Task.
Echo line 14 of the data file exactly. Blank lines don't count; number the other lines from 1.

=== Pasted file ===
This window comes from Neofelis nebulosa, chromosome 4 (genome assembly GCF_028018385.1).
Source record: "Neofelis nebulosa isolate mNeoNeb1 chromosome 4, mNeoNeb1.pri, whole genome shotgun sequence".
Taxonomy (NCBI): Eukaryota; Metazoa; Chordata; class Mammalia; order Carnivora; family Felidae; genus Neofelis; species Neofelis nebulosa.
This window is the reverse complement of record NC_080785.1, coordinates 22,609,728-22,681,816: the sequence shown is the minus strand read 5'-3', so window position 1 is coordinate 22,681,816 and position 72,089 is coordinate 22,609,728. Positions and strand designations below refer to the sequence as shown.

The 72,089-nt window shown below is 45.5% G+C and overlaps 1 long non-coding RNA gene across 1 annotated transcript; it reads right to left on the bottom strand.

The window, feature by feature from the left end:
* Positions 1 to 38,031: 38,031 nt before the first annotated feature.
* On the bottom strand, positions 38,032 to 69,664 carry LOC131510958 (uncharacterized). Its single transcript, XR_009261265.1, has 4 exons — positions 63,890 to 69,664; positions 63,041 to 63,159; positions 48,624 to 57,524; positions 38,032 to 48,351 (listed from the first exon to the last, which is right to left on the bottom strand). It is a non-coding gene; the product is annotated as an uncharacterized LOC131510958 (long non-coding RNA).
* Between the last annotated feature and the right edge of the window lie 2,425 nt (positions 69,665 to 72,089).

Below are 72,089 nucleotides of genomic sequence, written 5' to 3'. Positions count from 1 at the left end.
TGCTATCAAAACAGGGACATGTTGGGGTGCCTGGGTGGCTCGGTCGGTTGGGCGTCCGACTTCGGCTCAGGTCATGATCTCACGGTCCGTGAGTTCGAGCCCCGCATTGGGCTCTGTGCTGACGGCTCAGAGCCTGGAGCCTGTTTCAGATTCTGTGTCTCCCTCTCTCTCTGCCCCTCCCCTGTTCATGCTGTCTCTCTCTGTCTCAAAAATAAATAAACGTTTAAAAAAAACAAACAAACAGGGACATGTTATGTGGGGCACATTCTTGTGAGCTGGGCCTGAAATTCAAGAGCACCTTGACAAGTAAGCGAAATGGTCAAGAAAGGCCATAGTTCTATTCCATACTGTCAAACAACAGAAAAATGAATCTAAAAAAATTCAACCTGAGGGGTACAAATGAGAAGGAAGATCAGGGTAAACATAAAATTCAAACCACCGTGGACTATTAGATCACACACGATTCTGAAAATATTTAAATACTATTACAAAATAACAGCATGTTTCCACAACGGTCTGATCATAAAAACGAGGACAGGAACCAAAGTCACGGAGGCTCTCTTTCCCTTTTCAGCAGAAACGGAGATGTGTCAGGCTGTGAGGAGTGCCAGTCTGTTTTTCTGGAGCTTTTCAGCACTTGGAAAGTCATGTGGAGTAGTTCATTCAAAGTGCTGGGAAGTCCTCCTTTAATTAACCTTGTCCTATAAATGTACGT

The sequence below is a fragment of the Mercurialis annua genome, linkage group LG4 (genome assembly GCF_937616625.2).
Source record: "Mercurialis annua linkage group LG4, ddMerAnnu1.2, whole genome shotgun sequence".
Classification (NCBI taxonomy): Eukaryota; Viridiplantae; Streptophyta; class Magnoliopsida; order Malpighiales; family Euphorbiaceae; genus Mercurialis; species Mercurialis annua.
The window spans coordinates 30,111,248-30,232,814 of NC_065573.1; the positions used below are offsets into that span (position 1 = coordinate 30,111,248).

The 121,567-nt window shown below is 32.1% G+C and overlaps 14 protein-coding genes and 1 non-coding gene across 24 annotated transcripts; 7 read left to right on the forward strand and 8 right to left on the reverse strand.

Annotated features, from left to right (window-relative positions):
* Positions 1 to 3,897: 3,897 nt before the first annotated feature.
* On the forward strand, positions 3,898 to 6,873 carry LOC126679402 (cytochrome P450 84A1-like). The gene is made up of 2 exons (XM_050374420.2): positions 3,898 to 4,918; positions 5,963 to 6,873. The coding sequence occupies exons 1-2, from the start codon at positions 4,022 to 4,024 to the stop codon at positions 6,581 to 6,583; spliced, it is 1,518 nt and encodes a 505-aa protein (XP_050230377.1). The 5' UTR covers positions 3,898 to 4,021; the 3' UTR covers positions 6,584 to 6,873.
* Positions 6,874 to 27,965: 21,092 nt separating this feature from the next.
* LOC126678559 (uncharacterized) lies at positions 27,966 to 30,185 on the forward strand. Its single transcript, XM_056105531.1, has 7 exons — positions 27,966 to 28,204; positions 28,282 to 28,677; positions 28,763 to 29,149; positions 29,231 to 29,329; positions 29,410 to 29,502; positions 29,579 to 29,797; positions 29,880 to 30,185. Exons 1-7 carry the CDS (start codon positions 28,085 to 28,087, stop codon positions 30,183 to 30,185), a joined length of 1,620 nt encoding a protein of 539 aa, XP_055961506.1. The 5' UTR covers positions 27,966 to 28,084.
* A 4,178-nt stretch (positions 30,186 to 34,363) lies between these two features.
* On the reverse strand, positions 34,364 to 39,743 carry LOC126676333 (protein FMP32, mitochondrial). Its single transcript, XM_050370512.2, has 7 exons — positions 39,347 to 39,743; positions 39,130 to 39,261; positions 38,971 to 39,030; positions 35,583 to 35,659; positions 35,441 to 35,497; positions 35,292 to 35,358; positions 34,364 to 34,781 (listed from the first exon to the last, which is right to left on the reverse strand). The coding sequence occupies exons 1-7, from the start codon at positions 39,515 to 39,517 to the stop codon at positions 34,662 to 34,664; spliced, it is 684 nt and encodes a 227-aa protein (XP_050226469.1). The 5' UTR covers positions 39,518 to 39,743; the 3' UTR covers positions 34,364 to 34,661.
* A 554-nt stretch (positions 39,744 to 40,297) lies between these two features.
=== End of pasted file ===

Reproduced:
Classification (NCBI taxonomy): Eukaryota; Viridiplantae; Streptophyta; class Magnoliopsida; order Malpighiales; family Euphorbiaceae; genus Mercurialis; species Mercurialis annua.